Signs and Symptoms
Clinical depression is more than just feeling low during tough times. It is characterised by intense negative feelings and a lack of interest or pleasure in life. The severity and duration differs significantly between cases. It can be triggered by traumatic events or a person may be susceptable due to family history or personality traits.
Depression can be described as mild, moderate, severe melancholic or psychotic. People with melancholic depression experience physical symptoms such as fatigue and low energy. People with psychotic depression can lose touch with reality, experiencing hallucinations.
Symptoms of mild and moderate depression can include;
» Low mood, hopelessness and lack of interest in daily life
» Lack of motivation or ability to concentrate
» Self-isolation and inability to express emotions
» Low energy, fatigue & irritability
» Changes in eating habits
It is important to understand that depression is just as debilitating as any physical disability. Allowing sick days for treatment and considering how workplace conditions such as stressful deadlines can enhance your employee’s symptoms ensures you support mental health in your business.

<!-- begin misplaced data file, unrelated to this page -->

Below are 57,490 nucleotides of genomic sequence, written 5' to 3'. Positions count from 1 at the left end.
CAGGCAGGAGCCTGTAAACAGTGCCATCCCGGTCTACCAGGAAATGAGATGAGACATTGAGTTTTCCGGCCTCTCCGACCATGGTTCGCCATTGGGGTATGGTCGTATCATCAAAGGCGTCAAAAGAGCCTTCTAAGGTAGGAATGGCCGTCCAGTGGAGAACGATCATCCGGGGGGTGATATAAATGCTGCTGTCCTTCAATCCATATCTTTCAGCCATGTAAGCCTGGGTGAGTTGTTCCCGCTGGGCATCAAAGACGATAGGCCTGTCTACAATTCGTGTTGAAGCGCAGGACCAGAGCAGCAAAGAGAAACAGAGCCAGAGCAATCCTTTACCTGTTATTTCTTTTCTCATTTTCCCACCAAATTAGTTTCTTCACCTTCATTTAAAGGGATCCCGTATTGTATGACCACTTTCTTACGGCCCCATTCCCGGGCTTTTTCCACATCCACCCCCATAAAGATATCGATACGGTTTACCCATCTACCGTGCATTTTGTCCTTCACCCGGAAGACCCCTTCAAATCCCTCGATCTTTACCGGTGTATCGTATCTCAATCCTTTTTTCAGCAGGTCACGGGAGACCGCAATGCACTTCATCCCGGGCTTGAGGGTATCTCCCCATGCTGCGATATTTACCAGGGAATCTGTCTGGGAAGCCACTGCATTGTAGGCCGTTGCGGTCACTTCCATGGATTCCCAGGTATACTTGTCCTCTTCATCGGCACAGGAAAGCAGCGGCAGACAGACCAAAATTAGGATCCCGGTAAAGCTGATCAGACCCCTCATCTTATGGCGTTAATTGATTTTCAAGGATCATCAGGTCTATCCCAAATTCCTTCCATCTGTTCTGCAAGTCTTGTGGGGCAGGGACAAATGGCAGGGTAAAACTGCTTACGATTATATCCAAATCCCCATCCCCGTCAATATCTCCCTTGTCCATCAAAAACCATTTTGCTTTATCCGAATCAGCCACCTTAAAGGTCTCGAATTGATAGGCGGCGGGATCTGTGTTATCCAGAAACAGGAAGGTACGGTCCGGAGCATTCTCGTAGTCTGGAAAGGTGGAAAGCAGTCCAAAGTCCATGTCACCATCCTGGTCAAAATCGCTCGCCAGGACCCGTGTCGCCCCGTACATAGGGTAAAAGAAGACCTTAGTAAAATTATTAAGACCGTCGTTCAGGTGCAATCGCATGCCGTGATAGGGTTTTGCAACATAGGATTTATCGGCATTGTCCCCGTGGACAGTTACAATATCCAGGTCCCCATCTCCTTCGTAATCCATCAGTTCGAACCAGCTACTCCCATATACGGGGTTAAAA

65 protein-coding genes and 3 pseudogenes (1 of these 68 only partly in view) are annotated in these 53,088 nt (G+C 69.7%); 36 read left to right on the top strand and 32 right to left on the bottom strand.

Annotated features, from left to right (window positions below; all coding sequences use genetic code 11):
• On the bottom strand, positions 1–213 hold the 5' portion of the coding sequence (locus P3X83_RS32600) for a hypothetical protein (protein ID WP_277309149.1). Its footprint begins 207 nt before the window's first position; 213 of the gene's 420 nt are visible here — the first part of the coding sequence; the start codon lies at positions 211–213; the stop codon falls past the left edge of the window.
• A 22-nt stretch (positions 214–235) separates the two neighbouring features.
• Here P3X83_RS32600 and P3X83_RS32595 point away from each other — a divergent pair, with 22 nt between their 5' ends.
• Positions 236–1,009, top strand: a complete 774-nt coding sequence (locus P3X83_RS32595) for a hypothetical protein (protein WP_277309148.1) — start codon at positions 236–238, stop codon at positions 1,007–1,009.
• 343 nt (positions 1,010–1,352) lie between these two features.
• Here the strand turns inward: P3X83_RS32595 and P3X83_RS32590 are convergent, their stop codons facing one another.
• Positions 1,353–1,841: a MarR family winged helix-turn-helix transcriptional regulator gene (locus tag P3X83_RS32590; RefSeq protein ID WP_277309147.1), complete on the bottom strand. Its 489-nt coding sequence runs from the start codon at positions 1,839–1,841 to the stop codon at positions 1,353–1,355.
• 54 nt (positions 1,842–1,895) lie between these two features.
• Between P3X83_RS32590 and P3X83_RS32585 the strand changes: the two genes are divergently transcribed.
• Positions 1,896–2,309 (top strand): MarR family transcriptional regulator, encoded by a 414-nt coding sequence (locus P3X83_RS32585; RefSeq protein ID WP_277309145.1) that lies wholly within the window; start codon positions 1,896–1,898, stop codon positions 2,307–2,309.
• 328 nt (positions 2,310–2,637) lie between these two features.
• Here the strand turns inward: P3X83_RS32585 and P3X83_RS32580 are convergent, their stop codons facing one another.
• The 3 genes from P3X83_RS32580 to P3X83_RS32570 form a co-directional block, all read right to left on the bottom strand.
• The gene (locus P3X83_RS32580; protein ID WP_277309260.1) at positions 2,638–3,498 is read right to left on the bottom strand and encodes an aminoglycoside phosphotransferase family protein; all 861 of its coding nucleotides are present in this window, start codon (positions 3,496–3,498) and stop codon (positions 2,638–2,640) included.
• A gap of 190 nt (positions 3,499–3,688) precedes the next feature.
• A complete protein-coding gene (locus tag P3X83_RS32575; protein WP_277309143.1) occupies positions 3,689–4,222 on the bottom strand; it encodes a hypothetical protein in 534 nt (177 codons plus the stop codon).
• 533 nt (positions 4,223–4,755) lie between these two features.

For additional resources and support, visit Beyond Blue
Affect on Daily Life at Work
» They may have difficulty concentrating and managing multiple tasks
» They may be sensitive to feedback or have low confidence in their work
» Disrupted sleep patterns may lead to fatigue and hence heightened irritability
» Mood or motivation may affect their relationships
» They may take sick days during low mood periods
» Encourage communication so you understand their history, medication and any triggers
» Become familiar with the behaviours thatvindicate low moods and facilitate breaks
» Provide environments that facilitate coping strategies
» Identify and modify tasks that they may find stressful e.g. managing others or direct customer contact
» Set achievable, clear goals and monitor their progress to ensure they are not overwhelmed
» With permission, speak with their health professional about their mental health care plan
» Allow the individual to attend treatments such as counselling
Depression affects more than 1 million Australians each year.
After taking time away from the workforce to raise her family, Selina struggled to find a job. Facing a MSD, depression and homelessness, she came to Castle to rebuild her skills and gain confidence when applying for jobs.
“it’s not that I didn’t want to work, it’s just that no one would give me a shot to show them that I was eager and wanted to make a difference to in their business.”
To gain experience, Selina undertook work placement in reception at the Castle’s Newcastle office. Selina impressed the Newcastle team so much that she was given a part-time role. Selina says there’s not one area of her life that hasn’t improved from getting a job.